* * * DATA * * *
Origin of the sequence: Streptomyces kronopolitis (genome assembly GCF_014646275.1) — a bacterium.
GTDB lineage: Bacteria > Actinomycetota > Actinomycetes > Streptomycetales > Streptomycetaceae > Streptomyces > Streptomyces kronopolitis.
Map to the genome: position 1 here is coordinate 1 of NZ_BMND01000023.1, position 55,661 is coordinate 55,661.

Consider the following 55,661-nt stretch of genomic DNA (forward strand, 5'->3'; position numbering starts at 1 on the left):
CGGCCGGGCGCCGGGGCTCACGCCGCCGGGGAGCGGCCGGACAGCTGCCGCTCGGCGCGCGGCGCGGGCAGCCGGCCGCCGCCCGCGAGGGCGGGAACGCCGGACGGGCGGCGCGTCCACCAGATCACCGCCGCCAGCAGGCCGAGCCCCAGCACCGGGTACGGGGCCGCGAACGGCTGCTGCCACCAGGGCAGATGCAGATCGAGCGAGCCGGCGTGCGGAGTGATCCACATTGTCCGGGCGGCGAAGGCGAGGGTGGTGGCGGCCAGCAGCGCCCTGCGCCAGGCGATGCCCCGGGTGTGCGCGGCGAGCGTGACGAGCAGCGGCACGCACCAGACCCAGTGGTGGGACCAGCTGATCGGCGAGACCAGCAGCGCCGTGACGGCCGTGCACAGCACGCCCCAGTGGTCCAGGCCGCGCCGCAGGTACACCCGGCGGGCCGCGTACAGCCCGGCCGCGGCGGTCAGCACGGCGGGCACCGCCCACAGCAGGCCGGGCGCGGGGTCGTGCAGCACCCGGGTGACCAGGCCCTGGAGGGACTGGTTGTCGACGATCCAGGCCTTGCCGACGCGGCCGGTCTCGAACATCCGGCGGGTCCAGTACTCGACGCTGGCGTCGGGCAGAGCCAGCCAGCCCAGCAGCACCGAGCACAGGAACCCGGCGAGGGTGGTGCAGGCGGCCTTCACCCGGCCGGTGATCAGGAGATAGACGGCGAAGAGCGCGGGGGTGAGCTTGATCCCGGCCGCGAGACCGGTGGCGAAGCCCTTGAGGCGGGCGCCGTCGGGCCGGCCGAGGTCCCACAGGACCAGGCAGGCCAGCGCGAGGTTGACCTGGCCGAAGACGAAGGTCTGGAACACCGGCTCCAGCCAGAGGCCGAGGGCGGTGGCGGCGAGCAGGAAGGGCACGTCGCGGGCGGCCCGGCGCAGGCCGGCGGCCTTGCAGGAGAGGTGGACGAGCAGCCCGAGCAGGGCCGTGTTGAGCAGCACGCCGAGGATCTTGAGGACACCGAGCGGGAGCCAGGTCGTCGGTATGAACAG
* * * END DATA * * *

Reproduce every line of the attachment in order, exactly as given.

Origin of the sequence: Streptomyces kronopolitis (genome assembly GCF_014646275.1) — a bacterium.
GTDB lineage: Bacteria > Actinomycetota > Actinomycetes > Streptomycetales > Streptomycetaceae > Streptomyces > Streptomyces kronopolitis.
Map to the genome: position 1 here is coordinate 1 of NZ_BMND01000023.1, position 55,661 is coordinate 55,661.

Consider the following 55,661-nt stretch of genomic DNA (forward strand, 5'->3'; position numbering starts at 1 on the left):
CGGCCGGGCGCCGGGGCTCACGCCGCCGGGGAGCGGCCGGACAGCTGCCGCTCGGCGCGCGGCGCGGGCAGCCGGCCGCCGCCCGCGAGGGCGGGAACGCCGGACGGGCGGCGCGTCCACCAGATCACCGCCGCCAGCAGGCCGAGCCCCAGCACCGGGTACGGGGCCGCGAACGGCTGCTGCCACCAGGGCAGATGCAGATCGAGCGAGCCGGCGTGCGGAGTGATCCACATTGTCCGGGCGGCGAAGGCGAGGGTGGTGGCGGCCAGCAGCGCCCTGCGCCAGGCGATGCCCCGGGTGTGCGCGGCGAGCGTGACGAGCAGCGGCACGCACCAGACCCAGTGGTGGGACCAGCTGATCGGCGAGACCAGCAGCGCCGTGACGGCCGTGCACAGCACGCCCCAGTGGTCCAGGCCGCGCCGCAGGTACACCCGGCGGGCCGCGTACAGCCCGGCCGCGGCGGTCAGCACGGCGGGCACCGCCCACAGCAGGCCGGGCGCGGGGTCGTGCAGCACCCGGGTGACCAGGCCCTGGAGGGACTGGTTGTCGACGATCCAGGCCTTGCCGACGCGGCCGGTCTCGAACATCCGGCGGGTCCAGTACTCGACGCTGGCGTCGGGCAGAGCCAGCCAGCCCAGCAGCACCGAGCACAGGAACCCGGCGAGGGTGGTGCAGGCGGCCTTCACCCGGCCGGTGATCAGGAGATAGACGGCGAAGAGCGCGGGGGTGAGCTTGATCCCGGCCGCGAGACCGGTGGCGAAGCCCTTGAGGCGGGCGCCGTCGGGCCGGCCGAGGTCCCACAGGACCAGGCAGGCCAGCGCGAGGTTGACCTGGCCGAAGACGAAGGTCTGGAACACCGGCTCCAGCCAGAGGCCGAGGGCGGTGGCGGCGAGCAGGAAGGGCACGTCGCGGGCGGCCCGGCGCAGGCCGGCGGCCTTGCAGGAGAGGTGGACGAGCAGCCCGAGCAGGGCCGTGTTGAGCAGCACGCCGAGGATCTTGAGGACACCGAGCGGGAGCCAGGTCGTCGGTATGAACAG